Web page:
The debate over exit strategies for Iraq. Stephen Biddle. The biggest problem with treating Iraq like Vietnam is Iraqization -- the main component of the current U.S. military strategy. In a people's war, handing the fighting off to local forces makes sense because it undermines the nationalist component of insurgent resistance, improves the quality of local intelligence, and boosts troop strength. But in a communal civil war, it throws gasoline on the fire. Iraq's Sunnis perceive the "national" army and police force as a Shiite-Kurdish militia on steroids. Biddle also emphasizes the need for a compromise based on a constitutional deal with ironclad power-sharing arrangements protecting all parties. Roundtable responses from Larry Diamond, James Dobbins, Chaim Kaufmann, and Leslie Gelb. Anthony Cordesman, who anticipated the current situation (PDF), emphasizes the need for ongoing US involvement in the region. Daniel Benjamin is pessimistic, describing the US as being in a no-win situation whether it stays or leaves. A list of proposed exit strategies collected by the Project for Defense Alternatives. The Onion.
posted by russilwvong on Jun 21, 2006 - 93 comments

The Iraqi insurgency

IraqFilter: Who is the US fighting in Iraq? A February 2006 report from the International Crisis Group which provides a detailed look at the evolution of the insurgency, and describes its four main groups: Tandhim al-Qa’ida fi Bilad al-Rafidayn (recently decapitated), Jaysh Ansar al-Sunna, al-Jaysh al-Islami fil-’Iraq, and al-Jabha al-Islamiya lil-Muqawama al-’Iraqiya. In Iraq, the U.S. fights an enemy it hardly knows. Its descriptions have relied on gross approximations and crude categories (Saddamists, Islamo-fascists and the like) that bear only passing resemblance to reality. This report, based on close analysis of the insurgents’ own discourse [particularly their websites], reveals relatively few groups, less divided between nationalists and foreign jihadis than assumed, whose strategy and tactics have evolved (in response to U.S. actions and to maximise acceptance by Sunni Arabs), and whose confidence in defeating the occupation is rising.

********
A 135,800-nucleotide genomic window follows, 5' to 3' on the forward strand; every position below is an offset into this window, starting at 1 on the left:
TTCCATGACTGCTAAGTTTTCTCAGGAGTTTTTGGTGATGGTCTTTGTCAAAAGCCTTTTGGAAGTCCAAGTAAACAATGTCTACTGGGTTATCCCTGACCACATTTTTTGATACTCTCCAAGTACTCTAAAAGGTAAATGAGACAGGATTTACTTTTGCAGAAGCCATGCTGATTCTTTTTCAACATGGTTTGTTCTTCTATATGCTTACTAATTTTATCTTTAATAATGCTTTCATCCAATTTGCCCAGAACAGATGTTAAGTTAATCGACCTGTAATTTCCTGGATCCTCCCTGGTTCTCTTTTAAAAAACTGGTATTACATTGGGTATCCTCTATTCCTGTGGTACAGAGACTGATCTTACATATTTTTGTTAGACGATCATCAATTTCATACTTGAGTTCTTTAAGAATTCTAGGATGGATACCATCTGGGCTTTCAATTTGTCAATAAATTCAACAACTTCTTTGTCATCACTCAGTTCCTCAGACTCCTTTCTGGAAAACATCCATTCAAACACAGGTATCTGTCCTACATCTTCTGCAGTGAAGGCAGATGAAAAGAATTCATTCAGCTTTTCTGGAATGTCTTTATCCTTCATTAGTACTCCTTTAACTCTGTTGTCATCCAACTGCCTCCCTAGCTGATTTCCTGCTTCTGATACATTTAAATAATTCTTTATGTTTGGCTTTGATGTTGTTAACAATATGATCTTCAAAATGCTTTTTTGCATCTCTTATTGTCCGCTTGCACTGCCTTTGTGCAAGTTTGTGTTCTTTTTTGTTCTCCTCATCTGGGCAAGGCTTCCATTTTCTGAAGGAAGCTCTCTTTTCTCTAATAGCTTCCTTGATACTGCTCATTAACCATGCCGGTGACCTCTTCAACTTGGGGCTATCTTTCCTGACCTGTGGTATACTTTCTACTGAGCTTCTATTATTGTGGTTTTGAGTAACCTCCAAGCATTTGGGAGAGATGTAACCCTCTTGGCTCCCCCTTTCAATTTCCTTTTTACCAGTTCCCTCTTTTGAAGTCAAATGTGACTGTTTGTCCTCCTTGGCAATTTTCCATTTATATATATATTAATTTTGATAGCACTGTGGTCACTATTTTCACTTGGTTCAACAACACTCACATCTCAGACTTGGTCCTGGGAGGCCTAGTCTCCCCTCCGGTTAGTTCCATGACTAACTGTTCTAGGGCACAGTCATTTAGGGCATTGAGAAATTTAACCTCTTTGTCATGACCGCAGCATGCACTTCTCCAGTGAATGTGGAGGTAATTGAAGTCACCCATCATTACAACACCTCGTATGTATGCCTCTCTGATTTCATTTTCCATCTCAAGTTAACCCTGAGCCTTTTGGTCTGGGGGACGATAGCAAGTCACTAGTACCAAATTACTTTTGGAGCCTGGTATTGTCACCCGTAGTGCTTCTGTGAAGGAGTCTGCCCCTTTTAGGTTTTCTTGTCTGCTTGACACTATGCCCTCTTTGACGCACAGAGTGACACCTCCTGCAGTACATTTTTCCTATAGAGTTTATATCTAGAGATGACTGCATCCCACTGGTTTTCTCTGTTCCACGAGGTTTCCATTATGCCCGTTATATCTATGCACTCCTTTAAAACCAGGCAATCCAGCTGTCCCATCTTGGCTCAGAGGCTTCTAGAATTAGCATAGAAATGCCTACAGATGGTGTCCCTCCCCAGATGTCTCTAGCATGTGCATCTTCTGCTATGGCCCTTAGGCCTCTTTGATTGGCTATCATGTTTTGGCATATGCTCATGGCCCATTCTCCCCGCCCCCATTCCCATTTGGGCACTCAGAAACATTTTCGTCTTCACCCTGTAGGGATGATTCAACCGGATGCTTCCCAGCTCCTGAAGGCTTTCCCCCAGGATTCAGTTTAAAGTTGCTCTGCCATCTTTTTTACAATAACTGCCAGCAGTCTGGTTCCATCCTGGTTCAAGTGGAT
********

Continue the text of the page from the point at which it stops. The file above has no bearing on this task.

posted by russilwvong on Jun 16, 2006 - 49 comments

International Crisis Group

The International Crisis Group is a private agency which attempts to improve the response to international disasters by working out a strategy and providing detailed recommendations to policymakers. Their website is full of reports on crises around the world; here's what they have to say about Darfur, Afghanistan, Iraq, the Israeli/Palestinian conflict, Islamism. For the rationale behind the ICG, see William Shawcross's tribute to humanitarian aid worker Fred Cuny, who disappeared in Chechnya.
posted by russilwvong on Mar 24, 2006 - 3 comments

Jimmy Massey atrocity stories found to be false

Newsfilter: Iraq atrocity allegations by former Marine sergeant Jimmy Massey investigated, found to be unsubstantiated. Via The Poor Man.
posted by russilwvong on Nov 8, 2005 - 23 comments

Peter W. Galbraith on the new Iraqi constitution

Last Chance for Iraq - Peter W. Galbraith, writing in the New York Review of Books, on the new Iraqi constitution. He compares it to a peace treaty between three warring parties. Previous threads: Bush's Islamic Republic. The Bungled Transition. How to Get Out of Iraq.

Underneath an Islamic veneer, Iraq's new constitution ratifies the division of Iraq into three disparate entities: Kurdistan in the north, an Iranian-influenced Islamic state in the south, and, in the center, a Sunni region that has no clear political identity, but that with luck and concerted diplomacy could be governed by a new generation of Sunni Arab leaders. The constitution provides a basis for resolving Iraq's most contentious issues: oil, territory, and the competition to be the dominant power in Baghdad. If these issues are not addressed, they could set off a widespread civil war. ... The constitution has many flaws, but it provides a peace plan that might work, and it is therefore the most positive political development in Iraq since the fall of Saddam Hussein from power.
posted by russilwvong on Sep 14, 2005 - 16 comments

Eliot Cohen has second thoughts

Eliot A. Cohen has second thoughts on the Iraq war. Cohen is a neoconservative, and a member of the Project for a New American Century; he's the author of Supreme Command; and he has a son going to Iraq as an infantry officer. Via Belgravia Dispatch and Brad DeLong.
posted by russilwvong on Jul 11, 2005 - 50 comments